Multidisciplinary Symposium on Lower Limb Joint Instability & Pain

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2018, November 10 , The Narai Hotel Bangkok Thailand


Professor Jim Richards : Professor of Biomechanics and research lead for the Allied Health Research unit at University of Central Lancashire in the Uk since 2004

Elaine Y.L. Ng, BSc, MSc, CPed (USA), SAFT(UK), Director of Pedorthic Technology Ltd

Songwut Thitiboonsuwan, MD. Clinical instructor of Foot and Ankle Surgery, Department of Orthopaedic Surgery, Faculty of Medicine Vajita Hospital, Navamindharadhiraj University, Bangkok, Thailand

Chronic knee & ankle instabilities are often the result of inadequately treated knee & ankle injuries which resulted in dynamic joint instability, re‐injuries, & chronic pain. 20‐40% of ankle injuries have residue instability1, 40‐90% of patients develop knee OA within 7‐12 years post ACLR2. Latest international guideline & consensus call for earlier, more comprehensive, functional rehabilitation with Progressive Optimal Loading (P.O.L.I.C.E.) to reduce high % of re‐injuries and chronic instability3.

HOW to apply in clinical setting? In this symposium, surgeons, P&Os, pedorthists, physiotherapists will discuss how to do functional treatment by addressing Pain, Alignment, Strength, Stability, throughout rehabilitation, a more holistic approach.

Chronic instability may be mechanical or functional, or both. Mechanical instability may be due to specific insufficiencies such as pathologic laxity, arthrokinematic changes, synovial irritation, or degenerative changes. Mechanical instability can be managed by surgeries or conservatively. New functional orthotics, insoles not only can correct alignment, but also has neuromuscular training effect to assist in early functional treatment with progressive optimal loading (P.O.L.I.C.E.).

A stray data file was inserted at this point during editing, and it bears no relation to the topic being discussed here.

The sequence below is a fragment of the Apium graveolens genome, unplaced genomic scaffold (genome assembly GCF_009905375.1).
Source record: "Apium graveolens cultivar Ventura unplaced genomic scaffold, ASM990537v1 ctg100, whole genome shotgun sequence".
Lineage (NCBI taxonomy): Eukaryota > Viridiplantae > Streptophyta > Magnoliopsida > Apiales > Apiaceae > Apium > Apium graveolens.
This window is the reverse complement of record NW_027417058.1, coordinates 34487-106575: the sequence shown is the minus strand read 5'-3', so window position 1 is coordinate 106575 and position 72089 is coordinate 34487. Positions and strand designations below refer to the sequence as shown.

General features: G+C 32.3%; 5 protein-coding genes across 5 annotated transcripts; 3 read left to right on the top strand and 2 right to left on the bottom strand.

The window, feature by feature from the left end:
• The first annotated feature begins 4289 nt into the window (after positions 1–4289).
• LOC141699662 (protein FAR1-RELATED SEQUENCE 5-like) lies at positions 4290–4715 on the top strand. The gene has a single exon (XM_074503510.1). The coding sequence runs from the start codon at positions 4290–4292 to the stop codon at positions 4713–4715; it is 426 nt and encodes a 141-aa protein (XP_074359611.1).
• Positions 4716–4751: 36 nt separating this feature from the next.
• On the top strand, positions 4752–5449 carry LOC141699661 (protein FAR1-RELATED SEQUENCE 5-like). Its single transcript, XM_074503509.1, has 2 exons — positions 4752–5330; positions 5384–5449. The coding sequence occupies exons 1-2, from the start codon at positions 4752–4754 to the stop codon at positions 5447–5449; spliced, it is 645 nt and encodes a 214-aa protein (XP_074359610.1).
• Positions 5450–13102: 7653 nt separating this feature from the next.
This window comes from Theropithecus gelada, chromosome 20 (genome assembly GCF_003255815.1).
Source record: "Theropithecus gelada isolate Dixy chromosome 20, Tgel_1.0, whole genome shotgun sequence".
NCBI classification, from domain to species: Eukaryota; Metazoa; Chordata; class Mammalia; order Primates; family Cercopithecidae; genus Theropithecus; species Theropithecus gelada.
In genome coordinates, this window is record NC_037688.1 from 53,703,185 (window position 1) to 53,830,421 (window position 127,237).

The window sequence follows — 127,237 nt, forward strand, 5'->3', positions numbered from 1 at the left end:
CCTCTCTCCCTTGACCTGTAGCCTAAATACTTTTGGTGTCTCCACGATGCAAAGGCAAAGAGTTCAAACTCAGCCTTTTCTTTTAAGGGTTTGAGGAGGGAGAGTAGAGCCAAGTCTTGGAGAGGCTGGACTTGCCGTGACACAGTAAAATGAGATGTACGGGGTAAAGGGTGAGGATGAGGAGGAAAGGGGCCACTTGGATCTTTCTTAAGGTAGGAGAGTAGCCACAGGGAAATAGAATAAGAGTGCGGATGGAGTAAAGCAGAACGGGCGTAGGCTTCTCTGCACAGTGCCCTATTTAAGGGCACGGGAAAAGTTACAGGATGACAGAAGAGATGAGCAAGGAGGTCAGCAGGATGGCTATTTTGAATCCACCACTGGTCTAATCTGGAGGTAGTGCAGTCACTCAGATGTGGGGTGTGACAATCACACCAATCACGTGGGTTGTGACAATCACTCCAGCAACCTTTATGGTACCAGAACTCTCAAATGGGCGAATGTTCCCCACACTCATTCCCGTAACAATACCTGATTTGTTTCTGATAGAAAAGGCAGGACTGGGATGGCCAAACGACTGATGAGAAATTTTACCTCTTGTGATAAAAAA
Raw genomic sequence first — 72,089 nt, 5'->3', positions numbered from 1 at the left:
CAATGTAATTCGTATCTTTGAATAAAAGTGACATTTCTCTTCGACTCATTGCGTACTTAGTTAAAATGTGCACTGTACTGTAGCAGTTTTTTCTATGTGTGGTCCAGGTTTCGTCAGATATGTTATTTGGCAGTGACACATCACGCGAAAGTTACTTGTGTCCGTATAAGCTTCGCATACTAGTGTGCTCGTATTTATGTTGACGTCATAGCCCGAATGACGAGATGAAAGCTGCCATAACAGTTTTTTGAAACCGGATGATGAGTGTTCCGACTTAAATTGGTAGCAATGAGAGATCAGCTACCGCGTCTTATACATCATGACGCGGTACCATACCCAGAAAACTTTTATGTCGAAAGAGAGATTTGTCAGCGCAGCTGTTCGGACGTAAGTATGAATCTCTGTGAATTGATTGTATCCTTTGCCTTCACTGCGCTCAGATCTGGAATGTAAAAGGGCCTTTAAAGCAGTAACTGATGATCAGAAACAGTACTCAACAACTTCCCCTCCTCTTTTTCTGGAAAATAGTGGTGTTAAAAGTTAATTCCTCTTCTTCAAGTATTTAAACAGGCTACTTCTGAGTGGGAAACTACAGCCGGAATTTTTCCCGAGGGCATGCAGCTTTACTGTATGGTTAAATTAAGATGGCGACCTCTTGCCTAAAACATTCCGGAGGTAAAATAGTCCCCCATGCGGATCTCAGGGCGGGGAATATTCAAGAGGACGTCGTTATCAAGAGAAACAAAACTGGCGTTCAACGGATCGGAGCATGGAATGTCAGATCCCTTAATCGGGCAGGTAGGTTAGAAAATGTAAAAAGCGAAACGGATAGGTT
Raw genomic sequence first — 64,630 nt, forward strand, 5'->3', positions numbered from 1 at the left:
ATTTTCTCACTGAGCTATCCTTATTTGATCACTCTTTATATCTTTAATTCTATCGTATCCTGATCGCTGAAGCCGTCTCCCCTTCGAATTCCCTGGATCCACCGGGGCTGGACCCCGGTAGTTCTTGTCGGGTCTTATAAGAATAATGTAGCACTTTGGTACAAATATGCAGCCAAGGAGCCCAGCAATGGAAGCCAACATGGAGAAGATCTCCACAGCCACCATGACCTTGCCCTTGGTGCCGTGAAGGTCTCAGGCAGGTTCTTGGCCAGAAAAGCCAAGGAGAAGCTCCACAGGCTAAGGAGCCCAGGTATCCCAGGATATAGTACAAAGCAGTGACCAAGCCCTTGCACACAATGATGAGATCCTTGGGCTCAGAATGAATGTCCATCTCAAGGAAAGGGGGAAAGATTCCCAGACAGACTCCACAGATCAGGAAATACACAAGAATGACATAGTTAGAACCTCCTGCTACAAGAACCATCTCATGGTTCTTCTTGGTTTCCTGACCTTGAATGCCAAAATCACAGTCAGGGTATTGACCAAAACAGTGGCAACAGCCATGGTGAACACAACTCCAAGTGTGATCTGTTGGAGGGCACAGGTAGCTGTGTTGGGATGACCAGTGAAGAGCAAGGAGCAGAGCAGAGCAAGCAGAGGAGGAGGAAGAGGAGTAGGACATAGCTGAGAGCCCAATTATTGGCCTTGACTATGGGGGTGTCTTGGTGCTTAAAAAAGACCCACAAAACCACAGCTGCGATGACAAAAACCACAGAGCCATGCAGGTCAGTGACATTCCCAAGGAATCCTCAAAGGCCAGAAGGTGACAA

Functional instability is caused by insufficiencies in proprioception, neuromuscular control, postural control, or strength2,3. These can be improved and assessed by new neuromuscular training platform with biofeedback4 to ensure safe return to sports.

  1. 2016 consensus statement of the International Ankle Consortium. Gribble PA, et al. Br J Sport Med 2016; 50
  2. Return to sports after ACL reconstruction: a paradigm shift from time to function Petersen , et al. Knee Surg Sports Traumatol Arthrosc (2017) 25
  3. PRICE needs updating, Should we call the POLICE? Bleakley et al, Br J Sports Med March 2012; ‘Thou Shalt Load. But How?’ Rio et al, Br J Sports Med March 2018; Diagnosis, treatment and prevention of ankle sprains .Updated evidence based guideline. Vuurberg G et al, Br J Sports Med 2018.
  4. Predictive evaluations of the sprain ankle. Fabri et al. J de Traumatologie du Sport, 2009

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